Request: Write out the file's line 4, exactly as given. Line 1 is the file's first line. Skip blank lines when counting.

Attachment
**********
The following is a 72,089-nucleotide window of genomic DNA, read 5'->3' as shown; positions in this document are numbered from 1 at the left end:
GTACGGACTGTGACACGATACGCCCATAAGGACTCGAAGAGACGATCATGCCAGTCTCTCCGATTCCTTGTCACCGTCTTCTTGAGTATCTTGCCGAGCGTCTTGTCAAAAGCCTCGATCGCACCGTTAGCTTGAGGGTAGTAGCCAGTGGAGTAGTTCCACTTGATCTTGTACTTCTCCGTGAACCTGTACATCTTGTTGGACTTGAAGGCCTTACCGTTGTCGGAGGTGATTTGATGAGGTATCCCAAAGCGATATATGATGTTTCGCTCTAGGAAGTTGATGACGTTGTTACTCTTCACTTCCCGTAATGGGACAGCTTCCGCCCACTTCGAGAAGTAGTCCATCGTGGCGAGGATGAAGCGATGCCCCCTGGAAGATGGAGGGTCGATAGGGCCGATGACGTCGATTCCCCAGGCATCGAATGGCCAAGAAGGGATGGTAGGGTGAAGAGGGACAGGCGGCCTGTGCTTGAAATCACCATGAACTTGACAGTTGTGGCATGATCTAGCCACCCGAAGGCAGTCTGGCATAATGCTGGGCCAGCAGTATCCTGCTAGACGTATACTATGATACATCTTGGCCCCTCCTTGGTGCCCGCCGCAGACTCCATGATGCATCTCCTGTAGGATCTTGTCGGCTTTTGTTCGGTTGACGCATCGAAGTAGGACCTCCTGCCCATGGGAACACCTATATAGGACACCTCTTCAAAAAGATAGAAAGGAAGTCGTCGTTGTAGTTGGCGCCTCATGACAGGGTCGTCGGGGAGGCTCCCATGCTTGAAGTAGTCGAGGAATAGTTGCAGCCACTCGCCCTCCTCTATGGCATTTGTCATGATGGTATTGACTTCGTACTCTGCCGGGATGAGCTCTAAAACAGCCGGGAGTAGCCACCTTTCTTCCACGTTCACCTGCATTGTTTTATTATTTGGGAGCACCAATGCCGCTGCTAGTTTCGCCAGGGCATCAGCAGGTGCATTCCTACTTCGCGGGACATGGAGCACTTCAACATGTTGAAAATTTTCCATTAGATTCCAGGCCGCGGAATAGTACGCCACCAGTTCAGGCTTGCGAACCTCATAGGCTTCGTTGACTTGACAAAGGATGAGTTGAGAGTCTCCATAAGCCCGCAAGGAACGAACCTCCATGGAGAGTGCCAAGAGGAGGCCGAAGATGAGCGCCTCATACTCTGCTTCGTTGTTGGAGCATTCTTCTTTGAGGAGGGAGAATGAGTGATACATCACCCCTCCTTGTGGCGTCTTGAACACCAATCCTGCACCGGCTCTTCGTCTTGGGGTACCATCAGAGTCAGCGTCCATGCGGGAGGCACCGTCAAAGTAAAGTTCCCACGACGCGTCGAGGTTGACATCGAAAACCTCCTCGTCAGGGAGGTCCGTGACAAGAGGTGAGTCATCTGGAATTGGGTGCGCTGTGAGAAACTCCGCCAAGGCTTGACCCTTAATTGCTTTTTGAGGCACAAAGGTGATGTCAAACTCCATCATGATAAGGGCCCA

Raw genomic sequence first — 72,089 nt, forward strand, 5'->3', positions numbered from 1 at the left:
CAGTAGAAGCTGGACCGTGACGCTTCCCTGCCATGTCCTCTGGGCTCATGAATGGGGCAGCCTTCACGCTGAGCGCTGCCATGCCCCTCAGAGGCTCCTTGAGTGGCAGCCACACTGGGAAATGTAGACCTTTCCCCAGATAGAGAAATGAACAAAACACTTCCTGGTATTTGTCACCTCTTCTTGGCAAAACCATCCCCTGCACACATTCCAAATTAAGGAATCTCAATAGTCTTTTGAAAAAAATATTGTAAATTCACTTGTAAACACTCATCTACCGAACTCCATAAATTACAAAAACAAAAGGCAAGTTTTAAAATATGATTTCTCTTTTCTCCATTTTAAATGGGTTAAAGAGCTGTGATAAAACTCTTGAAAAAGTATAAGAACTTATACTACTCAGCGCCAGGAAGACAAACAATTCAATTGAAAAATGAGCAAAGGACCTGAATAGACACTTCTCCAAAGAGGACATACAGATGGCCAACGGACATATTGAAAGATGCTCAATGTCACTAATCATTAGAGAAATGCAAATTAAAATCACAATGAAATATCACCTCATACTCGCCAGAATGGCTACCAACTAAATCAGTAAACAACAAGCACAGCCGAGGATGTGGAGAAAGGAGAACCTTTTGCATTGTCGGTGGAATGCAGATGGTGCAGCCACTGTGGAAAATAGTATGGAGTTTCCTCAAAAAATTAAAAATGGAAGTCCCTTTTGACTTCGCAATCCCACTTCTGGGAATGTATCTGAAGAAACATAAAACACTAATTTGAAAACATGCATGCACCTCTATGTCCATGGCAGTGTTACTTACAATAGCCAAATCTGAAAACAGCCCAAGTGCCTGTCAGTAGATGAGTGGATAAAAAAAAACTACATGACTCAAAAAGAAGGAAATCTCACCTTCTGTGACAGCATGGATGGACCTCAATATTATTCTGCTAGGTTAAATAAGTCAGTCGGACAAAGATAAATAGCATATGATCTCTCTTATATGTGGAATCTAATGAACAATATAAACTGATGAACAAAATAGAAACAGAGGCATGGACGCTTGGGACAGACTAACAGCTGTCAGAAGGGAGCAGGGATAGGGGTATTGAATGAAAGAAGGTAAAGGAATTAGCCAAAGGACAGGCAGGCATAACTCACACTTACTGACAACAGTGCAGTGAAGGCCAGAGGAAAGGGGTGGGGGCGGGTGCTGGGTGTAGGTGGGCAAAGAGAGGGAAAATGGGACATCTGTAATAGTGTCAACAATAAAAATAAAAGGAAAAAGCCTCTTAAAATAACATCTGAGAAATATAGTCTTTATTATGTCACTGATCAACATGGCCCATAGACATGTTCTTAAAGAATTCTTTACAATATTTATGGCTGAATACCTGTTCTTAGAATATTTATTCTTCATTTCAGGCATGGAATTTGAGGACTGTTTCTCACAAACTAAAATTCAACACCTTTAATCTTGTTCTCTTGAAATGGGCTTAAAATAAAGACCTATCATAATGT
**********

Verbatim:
CAGTAGAAGCTGGACCGTGACGCTTCCCTGCCATGTCCTCTGGGCTCATGAATGGGGCAGCCTTCACGCTGAGCGCTGCCATGCCCCTCAGAGGCTCCTTGAGTGGCAGCCACACTGGGAAATGTAGACCTTTCCCCAGATAGAGAAATGAACAAAACACTTCCTGGTATTTGTCACCTCTTCTTGGCAAAACCATCCCCTGCACACATTCCAAATTAAGGAATCTCAATAGTCTTTTGAAAAAAATATTGTAAATTCACTTGTAAACACTCATCTACCGAACTCCATAAATTACAAAAACAAAAGGCAAGTTTTAAAATATGATTTCTCTTTTCTCCATTTTAAATGGGTTAAAGAGCTGTGATAAAACTCTTGAAAAAGTATAAGAACTTATACTACTCAGCGCCAGGAAGACAAACAATTCAATTGAAAAATGAGCAAAGGACCTGAATAGACACTTCTCCAAAGAGGACATACAGATGGCCAACGGACATATTGAAAGATGCTCAATGTCACTAATCATTAGAGAAATGCAAATTAAAATCACAATGAAATATCACCTCATACTCGCCAGAATGGCTACCAACTAAATCAGTAAACAACAAGCACAGCCGAGGATGTGGAGAAAGGAGAACCTTTTGCATTGTCGGTGGAATGCAGATGGTGCAGCCACTGTGGAAAATAGTATGGAGTTTCCTCAAAAAATTAAAAATGGAAGTCCCTTTTGACTTCGCAATCCCACTTCTGGGAATGTATCTGAAGAAACATAAAACACTAATTTGAAAACATGCATGCACCTCTATGTCCATGGCAGTGTTACTTACAATAGCCAAATCTGAAAACAGCCCAAGTGCCTGTCAGTAGATGAGTGGATAAAAAAAAACTACATGACTCAAAAAGAAGGAAATCTCACCTTCTGTGACAGCATGGATGGACCTCAATATTATTCTGCTAGGTTAAATAAGTCAGTCGGACAAAGATAAATAGCATATGATCTCTCTTATATGTGGAATCTAATGAACAATATAAACTGATGAACAAAATAGAAACAGAGGCATGGACGCTTGGGACAGACTAACAGCTGTCAGAAGGGAGCAGGGATAGGGGTATTGAATGAAAGAAGGTAAAGGAATTAGCCAAAGGACAGGCAGGCATAACTCACACTTACTGACAACAGTGCAGTGAAGGCCAGAGGAAAGGGGTGGGGGCGGGTGCTGGGTGTAGGTGGGCAAAGAGAGGGAAAATGGGACATCTGTAATAGTGTCAACAATAAAAATAAAAGGAAAAAGCCTCTTAAAATAACATCTGAGAAATATAGTCTTTATTATGTCACTGATCAACATGGCCCATAGACATGTTCTTAAAGAATTCTTTACAATATTTATGGCTGAATACCTGTTCTTAGAATATTTATTCTTCATTTCAGGCATGGAATTTGAGGACTGTTTCTCACAAACTAAAATTCAACACCTTTAATCTTGTTCTCTTGAAATGGGCTTAAAATAAAGACCTATCATAATGT